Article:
Getting more women into technology

The UK underinvests in addressing the issues that drive women’s underrepresentation in technology-related jobs, according to a Workingmums.co.uk roundtable event with employers.

women in technology roundtable

 

The roundtable, held on 13th September and hosted by Salesforce, brought together diversity and recruitment experts from 14 organisations to debate issues relating to women in technology. The aim of the roundtable was to share best practice and promote innovation in a challenging area. Given the importance of technology for the future of work, the under-representation of women is a topic of widespread economic concern.

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The event was chaired by Dr Liza Howe-Walsh from the University of Portsmouth. She has conducted research in the UK and Middle East on women in technology and how they choose their careers.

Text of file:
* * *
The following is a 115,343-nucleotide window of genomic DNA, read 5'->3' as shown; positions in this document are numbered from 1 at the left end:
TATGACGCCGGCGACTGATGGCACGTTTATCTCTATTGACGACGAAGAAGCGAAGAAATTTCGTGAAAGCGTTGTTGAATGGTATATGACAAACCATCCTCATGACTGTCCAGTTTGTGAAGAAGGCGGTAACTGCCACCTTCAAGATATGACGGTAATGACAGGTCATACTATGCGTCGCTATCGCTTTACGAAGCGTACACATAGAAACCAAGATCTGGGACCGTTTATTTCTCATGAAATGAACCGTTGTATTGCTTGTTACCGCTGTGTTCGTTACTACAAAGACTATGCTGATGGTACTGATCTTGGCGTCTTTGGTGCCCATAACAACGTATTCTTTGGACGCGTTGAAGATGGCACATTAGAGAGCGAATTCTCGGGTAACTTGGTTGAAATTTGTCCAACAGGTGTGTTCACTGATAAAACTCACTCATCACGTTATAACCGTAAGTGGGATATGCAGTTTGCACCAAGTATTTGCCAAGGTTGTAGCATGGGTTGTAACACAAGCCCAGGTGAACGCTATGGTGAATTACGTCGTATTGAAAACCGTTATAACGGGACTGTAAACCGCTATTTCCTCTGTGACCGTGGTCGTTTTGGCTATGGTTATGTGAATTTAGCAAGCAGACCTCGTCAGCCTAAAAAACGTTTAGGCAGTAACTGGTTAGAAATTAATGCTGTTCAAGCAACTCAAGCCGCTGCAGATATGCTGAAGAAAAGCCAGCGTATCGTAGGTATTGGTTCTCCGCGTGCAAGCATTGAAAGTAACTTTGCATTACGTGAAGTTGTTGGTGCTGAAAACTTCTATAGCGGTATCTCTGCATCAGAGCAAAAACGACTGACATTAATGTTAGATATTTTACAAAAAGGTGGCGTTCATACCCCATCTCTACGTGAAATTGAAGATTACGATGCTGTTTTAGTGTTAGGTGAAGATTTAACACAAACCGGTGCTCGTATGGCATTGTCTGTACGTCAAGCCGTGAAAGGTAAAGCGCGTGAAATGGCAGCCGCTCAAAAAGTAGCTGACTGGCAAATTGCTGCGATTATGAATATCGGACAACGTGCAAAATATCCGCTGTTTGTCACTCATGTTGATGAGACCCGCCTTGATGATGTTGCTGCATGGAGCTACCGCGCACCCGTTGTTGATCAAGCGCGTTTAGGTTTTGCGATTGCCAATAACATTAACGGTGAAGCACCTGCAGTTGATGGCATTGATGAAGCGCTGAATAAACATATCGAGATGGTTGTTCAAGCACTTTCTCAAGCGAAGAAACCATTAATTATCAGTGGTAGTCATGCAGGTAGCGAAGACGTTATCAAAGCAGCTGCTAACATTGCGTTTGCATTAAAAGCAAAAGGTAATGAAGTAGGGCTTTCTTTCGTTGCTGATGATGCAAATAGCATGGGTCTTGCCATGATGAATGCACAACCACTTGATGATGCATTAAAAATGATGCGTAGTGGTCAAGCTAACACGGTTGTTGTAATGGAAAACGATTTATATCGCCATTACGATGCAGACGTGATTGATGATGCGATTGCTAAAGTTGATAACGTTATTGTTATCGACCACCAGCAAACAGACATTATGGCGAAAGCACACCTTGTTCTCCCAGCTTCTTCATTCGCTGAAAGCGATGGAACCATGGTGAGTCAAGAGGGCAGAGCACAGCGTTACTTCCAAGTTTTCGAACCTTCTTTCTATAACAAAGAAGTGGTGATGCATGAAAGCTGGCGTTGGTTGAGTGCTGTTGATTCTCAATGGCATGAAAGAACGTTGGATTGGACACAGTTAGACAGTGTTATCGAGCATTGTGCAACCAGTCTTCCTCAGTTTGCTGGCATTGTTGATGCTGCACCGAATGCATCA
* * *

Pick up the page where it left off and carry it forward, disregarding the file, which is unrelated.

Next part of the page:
Employers recognised that getting more women into technology was a complex, societal issue and those with international offices highlighted how the UK put comparatively little investment into addressing the issues that lead to a lack of women in the industry, from careers advice, teacher bias and the quality of computer science education in schools to recruitment and leadership development.

Participants remarked that political pressure over the gender pay audits had led to some CEOs setting unrealistically high targets for the recruitment of women, given the long-term social issues that need to be addressed, and that failure to achieve such targets could end up being demotivating.

Recommendations

The white paper covers the discussion and also ends with some recommendations on ways forward. They include setting aspirations and ambitions, not targets, reaching out to parents and primary and secondary schools, reducing job specifications as women are more likely to rule themselves out if they don’t meet all the essential and desired criteria and hiring on potential and training people up.

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